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At the Humanist Chaplaincy at Tufts, we hope to foster a comfortable environment for people to engage in honest discussions around the challenges in their lives, and to explore how people outside traditional religion approach questions that many faith traditions engage regularly. Our day to day lives, on campus and off, can be challenging just as they are exciting, but we don’t always have a structured hour in the week to sit down and reflect on the way we’ve grown, and the lessons we can learn from the experiences of others.

At small group reflections, the Humanist in Residence facilitates an open, respectful, and confidential conversation around a chosen theme that concerns and informs many of our choices and experiences in our life journey. The conversation is rooted in a text (or other piece of culture) written from a Humanist perspective that engages the theme, and from there will be open to the perspectives and experiences of everyone present in the group. Those present are encouraged to bring pieces of culture that inspire their own values on the theme, including and especially those from other faith traditions.

The first small group reflection of this year will explore stories, led through a pair of quotes from Canadian writer and activist Margaret Atwood. It will be on Monday, September 14th, at 9pm in the Interfaith Center downstairs meeting room. Small group reflections are open to all members of the Tufts community, irrespective of anyone’s belief background. Light refreshments will be served!


young_2645727cMargaret Atwood is an award-winning author, poet, and activist from Ontario, responsible for some of the most celebrated works of science fiction and speculative fiction in the 20th century. Her writing explores relationships–among humans, between humans and animals, between life and nature and the rapidly changing technological landscape–and from her respected platform she calls for literary freedom and environmental justice. In 1987, the American Humanist Association named her Humanist of the Year.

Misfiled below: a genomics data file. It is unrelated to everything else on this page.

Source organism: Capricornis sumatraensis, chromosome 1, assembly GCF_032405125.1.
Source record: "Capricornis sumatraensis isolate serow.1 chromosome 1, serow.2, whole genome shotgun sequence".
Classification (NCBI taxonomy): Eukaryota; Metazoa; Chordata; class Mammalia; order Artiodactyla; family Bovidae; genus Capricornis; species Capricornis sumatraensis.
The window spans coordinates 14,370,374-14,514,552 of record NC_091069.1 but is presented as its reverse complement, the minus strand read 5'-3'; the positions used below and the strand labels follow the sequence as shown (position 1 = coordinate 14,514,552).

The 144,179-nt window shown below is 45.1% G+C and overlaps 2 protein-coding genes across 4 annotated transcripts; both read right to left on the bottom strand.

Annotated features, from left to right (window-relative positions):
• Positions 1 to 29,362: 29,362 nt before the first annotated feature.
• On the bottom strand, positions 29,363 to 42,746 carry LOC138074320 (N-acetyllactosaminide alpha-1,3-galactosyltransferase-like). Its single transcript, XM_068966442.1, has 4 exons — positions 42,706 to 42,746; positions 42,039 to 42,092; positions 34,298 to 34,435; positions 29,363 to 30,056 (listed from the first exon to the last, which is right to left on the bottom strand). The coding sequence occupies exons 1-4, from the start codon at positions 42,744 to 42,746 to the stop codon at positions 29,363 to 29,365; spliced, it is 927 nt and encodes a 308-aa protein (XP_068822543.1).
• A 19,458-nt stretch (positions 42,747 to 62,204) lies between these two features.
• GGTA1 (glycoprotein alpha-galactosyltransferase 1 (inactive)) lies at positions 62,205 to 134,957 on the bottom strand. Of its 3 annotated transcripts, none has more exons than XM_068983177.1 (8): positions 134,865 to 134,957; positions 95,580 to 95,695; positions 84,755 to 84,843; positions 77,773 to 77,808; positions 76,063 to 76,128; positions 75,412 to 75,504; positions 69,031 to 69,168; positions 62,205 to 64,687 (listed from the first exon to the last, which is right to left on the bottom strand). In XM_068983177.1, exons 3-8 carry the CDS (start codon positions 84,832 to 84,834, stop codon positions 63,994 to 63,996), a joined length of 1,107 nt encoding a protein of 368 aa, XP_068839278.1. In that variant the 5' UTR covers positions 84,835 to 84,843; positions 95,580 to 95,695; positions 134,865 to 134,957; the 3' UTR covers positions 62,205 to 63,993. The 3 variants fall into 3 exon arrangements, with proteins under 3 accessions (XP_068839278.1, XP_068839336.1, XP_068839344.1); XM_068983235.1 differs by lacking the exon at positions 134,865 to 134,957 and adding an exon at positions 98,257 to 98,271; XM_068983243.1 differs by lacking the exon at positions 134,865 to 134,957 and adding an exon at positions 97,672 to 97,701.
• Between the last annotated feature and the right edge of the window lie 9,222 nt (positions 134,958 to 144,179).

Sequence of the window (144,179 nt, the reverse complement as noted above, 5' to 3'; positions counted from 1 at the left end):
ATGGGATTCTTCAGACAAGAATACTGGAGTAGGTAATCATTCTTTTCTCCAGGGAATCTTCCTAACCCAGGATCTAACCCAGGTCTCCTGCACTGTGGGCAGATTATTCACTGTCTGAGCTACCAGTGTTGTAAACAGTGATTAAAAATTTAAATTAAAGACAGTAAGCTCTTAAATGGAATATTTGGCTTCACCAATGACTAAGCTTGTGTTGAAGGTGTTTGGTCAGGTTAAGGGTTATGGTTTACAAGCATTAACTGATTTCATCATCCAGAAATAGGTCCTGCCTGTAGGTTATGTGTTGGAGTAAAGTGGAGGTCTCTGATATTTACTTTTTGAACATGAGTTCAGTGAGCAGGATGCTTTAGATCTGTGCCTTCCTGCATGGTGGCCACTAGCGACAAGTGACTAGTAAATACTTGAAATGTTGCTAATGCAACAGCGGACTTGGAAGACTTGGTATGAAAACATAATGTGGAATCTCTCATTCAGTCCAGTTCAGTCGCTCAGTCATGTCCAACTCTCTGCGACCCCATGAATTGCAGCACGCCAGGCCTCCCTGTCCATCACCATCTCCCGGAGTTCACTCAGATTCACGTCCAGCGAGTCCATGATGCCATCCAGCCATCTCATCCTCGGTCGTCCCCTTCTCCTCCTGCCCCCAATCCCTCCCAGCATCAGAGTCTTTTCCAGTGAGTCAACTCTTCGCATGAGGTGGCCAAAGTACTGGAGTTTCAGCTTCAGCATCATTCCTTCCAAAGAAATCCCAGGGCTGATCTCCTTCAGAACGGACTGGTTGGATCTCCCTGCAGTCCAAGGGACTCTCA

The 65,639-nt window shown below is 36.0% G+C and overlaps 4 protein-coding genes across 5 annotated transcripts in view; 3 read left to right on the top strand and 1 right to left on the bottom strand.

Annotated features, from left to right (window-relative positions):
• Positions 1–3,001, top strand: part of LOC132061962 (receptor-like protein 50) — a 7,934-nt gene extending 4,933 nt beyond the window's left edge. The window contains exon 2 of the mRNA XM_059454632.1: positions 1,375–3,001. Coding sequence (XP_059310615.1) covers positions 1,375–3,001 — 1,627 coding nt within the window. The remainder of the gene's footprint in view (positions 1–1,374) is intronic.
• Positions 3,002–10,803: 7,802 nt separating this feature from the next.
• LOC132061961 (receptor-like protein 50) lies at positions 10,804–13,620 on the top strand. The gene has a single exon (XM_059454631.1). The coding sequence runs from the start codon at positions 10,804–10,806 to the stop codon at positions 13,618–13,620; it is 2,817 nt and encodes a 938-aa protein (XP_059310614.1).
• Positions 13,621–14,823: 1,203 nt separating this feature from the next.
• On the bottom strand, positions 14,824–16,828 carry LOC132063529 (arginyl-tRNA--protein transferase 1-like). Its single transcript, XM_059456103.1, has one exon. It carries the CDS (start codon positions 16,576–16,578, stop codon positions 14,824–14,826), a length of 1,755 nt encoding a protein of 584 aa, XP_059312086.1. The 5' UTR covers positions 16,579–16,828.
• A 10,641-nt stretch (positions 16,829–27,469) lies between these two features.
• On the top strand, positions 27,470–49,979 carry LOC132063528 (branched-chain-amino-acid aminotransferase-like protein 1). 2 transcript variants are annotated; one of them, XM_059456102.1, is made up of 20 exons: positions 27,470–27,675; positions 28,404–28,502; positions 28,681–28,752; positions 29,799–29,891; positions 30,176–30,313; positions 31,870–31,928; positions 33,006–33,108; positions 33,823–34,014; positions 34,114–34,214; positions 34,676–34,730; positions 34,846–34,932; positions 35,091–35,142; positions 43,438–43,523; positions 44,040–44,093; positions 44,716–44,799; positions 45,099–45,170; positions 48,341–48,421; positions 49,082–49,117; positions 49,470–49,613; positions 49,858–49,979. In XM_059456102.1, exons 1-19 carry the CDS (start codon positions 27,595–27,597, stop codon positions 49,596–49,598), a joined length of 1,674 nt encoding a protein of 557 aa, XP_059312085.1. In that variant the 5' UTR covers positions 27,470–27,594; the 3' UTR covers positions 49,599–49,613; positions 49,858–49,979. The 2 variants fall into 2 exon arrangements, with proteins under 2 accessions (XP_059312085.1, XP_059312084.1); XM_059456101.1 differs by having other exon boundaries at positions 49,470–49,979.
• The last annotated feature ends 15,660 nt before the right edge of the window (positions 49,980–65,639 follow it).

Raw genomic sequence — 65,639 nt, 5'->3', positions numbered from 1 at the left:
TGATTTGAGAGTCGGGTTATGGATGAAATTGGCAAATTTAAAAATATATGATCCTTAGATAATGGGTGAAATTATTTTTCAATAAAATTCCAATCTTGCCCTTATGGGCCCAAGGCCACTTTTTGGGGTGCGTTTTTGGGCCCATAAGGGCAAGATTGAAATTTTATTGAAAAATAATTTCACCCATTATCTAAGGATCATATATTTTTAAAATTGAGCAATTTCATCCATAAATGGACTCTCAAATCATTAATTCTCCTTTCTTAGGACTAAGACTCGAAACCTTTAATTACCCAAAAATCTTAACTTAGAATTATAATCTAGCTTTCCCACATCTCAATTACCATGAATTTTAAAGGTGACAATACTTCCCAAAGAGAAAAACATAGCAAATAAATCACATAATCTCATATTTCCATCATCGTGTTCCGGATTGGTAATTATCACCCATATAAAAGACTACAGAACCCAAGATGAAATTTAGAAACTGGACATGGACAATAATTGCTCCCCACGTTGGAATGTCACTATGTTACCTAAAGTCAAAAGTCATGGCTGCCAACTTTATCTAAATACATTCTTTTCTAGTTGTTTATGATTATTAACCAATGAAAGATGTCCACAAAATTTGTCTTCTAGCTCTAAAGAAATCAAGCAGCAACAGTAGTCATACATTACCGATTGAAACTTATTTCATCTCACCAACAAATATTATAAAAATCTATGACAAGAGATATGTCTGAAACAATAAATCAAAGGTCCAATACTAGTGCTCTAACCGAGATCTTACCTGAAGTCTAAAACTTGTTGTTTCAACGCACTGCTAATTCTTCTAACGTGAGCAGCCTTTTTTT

As a new year begins, some of us returning to the Tufts community and others coming for the first time, new chapters of our lives are being written. To inspire a conversation on how our changing lives can fit into meaningful stories–or not–and how finding ourselves a part of stories might be empowering, we turn to two quotes from Margaret Atwood’s fiction works:

“All that anxiety and anger, those dubious good intentions, those tangled lives, that blood, I can tell about it or I can bury it. In the end, we’ll all become stories. Or else we’ll become entities. Maybe it’s the same.”

Atwood, Margaret. “The Entities.” Moral disorder. Emblem Editions, 2010.

“When you are in the middle of a story it isn’t a story at all, but only a confusion; a dark roaring, a blindness, a wreckage of shattered glass and splintered wood; like a house in a whirlwind, or else a boat crushed by the icebergs or swept over the rapids, and all aboard powerless to stop it. It’s only afterwards that it becomes anything like a story at all. When you are telling it, to yourself or to someone else.”

   Atwood, Margaret. Alias Grace: A Novel. Anchor, 2011.